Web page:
The Atlantic City Council held a brief, special session Wednesday evening, to act on approving the third and final reading of an amended ordinance calling for an increase in the ESU, or Storm Water Equivalent Service Unit rate. The ESU rate, which has not changed in over 10-years, will increase 35-cents per month, to $2.85, effective August 1st. The rate increase should generate $25,000 in additional revenues, which will be used to cover the net increase in debt service cost of $15,000 for repairs to the Bull Creek Underground drainage system and continued funding for annual repairs to the City’s storm water management system.
No one from the public was present to object to the increase or voice their opinions. And, when polled by the Mayor, only one of the Council members, Linda Hartkopf, mentioned she had heard anything from the public about the increase. Hartkopf said the person she spoke with opposed the move. Hartkopf told the individual the only other option was to raise taxes. She said “He didn’t like that idea, either.”
During the Council’s regular meeting on July 17th, prior to the second reading of the ordinance, a letter written by Atlantic resident Charles Griffin was read, which indicated he was opposed to the increase, because he claimed, it was not a “fee.” Instead, Griffin said it was an illegal tax because the citizens of Atlantic were not allowed to vote on it.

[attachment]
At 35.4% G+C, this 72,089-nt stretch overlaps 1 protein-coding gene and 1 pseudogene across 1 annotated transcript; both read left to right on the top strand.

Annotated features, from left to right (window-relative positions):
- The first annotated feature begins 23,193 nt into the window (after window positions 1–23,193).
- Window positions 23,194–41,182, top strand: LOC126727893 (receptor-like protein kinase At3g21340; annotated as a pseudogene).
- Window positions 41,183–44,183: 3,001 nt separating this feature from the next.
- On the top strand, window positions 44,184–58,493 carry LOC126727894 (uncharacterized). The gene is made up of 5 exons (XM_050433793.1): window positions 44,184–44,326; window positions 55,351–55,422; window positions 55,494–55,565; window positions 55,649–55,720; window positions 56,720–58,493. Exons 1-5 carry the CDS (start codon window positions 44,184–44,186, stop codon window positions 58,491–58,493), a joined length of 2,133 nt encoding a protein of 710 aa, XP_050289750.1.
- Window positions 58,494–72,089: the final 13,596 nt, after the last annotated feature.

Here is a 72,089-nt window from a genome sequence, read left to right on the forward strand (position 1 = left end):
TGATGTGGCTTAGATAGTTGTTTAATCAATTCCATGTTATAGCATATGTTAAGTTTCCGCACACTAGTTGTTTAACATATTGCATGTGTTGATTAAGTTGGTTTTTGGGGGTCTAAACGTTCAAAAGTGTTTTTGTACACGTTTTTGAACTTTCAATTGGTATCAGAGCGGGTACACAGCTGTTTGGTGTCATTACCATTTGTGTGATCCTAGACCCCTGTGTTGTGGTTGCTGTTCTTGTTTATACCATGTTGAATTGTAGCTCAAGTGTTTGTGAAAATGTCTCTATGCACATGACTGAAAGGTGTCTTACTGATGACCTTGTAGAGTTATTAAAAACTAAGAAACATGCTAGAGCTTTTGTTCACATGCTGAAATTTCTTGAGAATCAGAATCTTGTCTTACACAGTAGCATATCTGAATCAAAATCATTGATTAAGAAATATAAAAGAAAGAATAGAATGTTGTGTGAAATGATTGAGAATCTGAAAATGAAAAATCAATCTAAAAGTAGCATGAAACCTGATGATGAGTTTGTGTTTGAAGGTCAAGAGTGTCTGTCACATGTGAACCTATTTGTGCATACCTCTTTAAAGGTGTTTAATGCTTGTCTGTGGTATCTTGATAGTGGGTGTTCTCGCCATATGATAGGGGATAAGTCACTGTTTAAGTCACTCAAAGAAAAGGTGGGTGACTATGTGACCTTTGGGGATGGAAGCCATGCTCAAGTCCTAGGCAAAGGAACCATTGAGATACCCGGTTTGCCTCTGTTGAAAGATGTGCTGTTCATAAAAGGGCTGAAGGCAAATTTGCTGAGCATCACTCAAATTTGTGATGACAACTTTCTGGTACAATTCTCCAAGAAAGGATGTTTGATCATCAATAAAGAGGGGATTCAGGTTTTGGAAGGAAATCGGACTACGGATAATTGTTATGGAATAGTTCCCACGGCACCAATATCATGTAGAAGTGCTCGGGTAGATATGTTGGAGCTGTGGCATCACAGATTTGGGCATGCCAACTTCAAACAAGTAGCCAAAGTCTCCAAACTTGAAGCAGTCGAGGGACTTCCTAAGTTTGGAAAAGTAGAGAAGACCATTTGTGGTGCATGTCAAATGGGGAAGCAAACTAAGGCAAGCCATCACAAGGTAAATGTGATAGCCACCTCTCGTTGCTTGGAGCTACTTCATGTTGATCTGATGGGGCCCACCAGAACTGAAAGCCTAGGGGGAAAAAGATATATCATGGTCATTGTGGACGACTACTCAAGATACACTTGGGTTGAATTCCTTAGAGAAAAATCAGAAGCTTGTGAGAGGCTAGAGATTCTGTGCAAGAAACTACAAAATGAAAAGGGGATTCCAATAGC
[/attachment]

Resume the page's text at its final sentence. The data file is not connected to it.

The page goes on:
Snyder and Associates Engineer Pat Hall, one of the creators of the storm water fee system approved by the Council in 2003, said the intention of a storm water utility is spelled out in the Code of Iowa, along with a city’s responsibility for utilities, and services provided to the citizens of the community. Therefore, according to Hall, it is a fee, and not a tax. Hall said by setting up a utility fee, the City provides itself with a certain amount of flexibility, when it comes to payments for capital improvements, such as the Bull Creek storm sewer improvement project. The ESU is based on the amount of square footage on a parcel of property. Those who have more square footage would always pay more than those who have less.